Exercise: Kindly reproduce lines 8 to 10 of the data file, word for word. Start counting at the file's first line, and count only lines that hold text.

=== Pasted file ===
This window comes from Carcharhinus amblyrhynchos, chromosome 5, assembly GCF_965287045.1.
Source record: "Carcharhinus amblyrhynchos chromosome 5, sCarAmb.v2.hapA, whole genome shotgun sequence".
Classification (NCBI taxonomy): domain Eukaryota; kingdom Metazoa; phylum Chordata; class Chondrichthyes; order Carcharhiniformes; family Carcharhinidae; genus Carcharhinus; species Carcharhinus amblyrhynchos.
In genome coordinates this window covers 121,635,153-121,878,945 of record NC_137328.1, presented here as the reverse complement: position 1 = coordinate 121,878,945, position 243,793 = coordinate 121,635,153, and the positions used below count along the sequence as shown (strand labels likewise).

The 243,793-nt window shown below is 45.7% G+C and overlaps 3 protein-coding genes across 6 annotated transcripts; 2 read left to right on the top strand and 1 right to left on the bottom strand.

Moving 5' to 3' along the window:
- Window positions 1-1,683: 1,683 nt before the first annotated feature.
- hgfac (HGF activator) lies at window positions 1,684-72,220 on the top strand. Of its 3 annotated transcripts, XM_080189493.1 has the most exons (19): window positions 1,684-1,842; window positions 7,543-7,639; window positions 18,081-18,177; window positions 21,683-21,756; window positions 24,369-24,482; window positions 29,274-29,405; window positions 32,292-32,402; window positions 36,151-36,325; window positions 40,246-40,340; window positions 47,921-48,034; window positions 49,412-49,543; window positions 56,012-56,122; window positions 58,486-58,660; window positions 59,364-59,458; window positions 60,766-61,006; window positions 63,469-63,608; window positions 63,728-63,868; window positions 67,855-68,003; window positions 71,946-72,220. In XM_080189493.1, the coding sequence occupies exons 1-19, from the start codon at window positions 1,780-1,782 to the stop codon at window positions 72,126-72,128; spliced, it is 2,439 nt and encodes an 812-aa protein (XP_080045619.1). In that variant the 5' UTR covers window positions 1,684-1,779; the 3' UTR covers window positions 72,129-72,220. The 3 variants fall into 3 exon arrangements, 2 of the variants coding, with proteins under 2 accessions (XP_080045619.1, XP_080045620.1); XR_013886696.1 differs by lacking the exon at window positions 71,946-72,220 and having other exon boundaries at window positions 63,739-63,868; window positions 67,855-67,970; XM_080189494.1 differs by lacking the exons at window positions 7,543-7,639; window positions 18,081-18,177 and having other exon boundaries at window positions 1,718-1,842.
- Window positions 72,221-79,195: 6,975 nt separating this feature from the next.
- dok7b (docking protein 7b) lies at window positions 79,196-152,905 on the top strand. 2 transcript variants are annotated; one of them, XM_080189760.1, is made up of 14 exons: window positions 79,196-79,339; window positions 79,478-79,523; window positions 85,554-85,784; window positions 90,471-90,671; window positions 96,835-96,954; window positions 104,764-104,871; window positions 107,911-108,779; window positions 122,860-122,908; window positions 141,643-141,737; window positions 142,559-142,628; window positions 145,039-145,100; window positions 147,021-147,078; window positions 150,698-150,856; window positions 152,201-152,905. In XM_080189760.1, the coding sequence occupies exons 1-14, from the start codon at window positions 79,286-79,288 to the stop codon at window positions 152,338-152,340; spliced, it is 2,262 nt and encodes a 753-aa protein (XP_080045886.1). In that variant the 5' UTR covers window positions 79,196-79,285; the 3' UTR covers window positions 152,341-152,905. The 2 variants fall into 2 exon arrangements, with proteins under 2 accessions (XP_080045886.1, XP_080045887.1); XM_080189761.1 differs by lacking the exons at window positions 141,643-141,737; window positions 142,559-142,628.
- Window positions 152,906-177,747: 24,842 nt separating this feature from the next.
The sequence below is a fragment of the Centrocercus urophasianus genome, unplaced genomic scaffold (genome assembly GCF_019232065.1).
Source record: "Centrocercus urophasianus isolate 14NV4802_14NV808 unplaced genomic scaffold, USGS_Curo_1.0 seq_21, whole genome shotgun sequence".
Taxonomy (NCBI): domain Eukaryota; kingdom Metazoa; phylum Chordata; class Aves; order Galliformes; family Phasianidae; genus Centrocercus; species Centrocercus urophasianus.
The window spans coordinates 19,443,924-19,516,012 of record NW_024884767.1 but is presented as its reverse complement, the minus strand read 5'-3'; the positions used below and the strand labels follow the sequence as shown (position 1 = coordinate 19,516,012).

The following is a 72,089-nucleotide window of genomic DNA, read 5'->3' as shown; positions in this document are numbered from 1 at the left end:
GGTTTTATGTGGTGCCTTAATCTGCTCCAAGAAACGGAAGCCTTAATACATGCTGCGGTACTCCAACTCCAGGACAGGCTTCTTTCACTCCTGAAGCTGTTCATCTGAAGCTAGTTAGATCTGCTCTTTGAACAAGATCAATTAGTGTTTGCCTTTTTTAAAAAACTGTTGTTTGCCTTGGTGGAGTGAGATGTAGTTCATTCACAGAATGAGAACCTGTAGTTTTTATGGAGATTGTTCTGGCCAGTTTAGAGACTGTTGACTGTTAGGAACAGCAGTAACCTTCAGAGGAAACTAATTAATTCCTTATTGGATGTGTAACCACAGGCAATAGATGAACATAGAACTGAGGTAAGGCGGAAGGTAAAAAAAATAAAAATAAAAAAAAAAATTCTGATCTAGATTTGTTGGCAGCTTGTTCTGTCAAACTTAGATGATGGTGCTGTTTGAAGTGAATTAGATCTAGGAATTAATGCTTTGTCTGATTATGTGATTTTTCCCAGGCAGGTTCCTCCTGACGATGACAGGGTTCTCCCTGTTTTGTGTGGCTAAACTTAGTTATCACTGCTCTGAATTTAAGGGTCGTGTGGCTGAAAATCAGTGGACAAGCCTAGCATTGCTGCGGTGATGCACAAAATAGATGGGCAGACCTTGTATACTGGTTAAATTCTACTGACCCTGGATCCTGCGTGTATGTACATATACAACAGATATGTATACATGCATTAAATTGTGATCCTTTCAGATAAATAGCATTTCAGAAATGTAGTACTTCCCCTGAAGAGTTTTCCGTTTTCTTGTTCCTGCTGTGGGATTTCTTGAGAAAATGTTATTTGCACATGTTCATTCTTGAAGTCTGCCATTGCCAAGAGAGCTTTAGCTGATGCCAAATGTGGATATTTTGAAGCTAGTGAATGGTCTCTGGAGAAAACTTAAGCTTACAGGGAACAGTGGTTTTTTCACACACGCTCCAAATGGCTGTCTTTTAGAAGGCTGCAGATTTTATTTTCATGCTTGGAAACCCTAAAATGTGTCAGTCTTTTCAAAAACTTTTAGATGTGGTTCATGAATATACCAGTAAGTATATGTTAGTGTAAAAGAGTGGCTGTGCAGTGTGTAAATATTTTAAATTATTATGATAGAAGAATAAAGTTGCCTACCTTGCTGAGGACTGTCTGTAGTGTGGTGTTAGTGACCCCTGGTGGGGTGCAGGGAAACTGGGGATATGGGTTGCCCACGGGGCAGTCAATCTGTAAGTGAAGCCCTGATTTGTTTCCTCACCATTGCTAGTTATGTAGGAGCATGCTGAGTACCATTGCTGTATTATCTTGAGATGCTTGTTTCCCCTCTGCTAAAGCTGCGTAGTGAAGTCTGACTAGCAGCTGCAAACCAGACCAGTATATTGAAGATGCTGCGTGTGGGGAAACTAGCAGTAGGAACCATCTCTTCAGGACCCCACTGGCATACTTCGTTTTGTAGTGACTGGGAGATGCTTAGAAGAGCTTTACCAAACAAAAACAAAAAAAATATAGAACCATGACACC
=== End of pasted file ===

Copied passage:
- hgfac (HGF activator) lies at window positions 1,684-72,220 on the top strand. Of its 3 annotated transcripts, XM_080189493.1 has the most exons (19): window positions 1,684-1,842; window positions 7,543-7,639; window positions 18,081-18,177; window positions 21,683-21,756; window positions 24,369-24,482; window positions 29,274-29,405; window positions 32,292-32,402; window positions 36,151-36,325; window positions 40,246-40,340; window positions 47,921-48,034; window positions 49,412-49,543; window positions 56,012-56,122; window positions 58,486-58,660; window positions 59,364-59,458; window positions 60,766-61,006; window positions 63,469-63,608; window positions 63,728-63,868; window positions 67,855-68,003; window positions 71,946-72,220. In XM_080189493.1, the coding sequence occupies exons 1-19, from the start codon at window positions 1,780-1,782 to the stop codon at window positions 72,126-72,128; spliced, it is 2,439 nt and encodes an 812-aa protein (XP_080045619.1). In that variant the 5' UTR covers window positions 1,684-1,779; the 3' UTR covers window positions 72,129-72,220. The 3 variants fall into 3 exon arrangements, 2 of the variants coding, with proteins under 2 accessions (XP_080045619.1, XP_080045620.1); XR_013886696.1 differs by lacking the exon at window positions 71,946-72,220 and having other exon boundaries at window positions 63,739-63,868; window positions 67,855-67,970; XM_080189494.1 differs by lacking the exons at window positions 7,543-7,639; window positions 18,081-18,177 and having other exon boundaries at window positions 1,718-1,842.
- Window positions 72,221-79,195: 6,975 nt separating this feature from the next.
- dok7b (docking protein 7b) lies at window positions 79,196-152,905 on the top strand. 2 transcript variants are annotated; one of them, XM_080189760.1, is made up of 14 exons: window positions 79,196-79,339; window positions 79,478-79,523; window positions 85,554-85,784; window positions 90,471-90,671; window positions 96,835-96,954; window positions 104,764-104,871; window positions 107,911-108,779; window positions 122,860-122,908; window positions 141,643-141,737; window positions 142,559-142,628; window positions 145,039-145,100; window positions 147,021-147,078; window positions 150,698-150,856; window positions 152,201-152,905. In XM_080189760.1, the coding sequence occupies exons 1-14, from the start codon at window positions 79,286-79,288 to the stop codon at window positions 152,338-152,340; spliced, it is 2,262 nt and encodes a 753-aa protein (XP_080045886.1). In that variant the 5' UTR covers window positions 79,196-79,285; the 3' UTR covers window positions 152,341-152,905. The 2 variants fall into 2 exon arrangements, with proteins under 2 accessions (XP_080045886.1, XP_080045887.1); XM_080189761.1 differs by lacking the exons at window positions 141,643-141,737; window positions 142,559-142,628.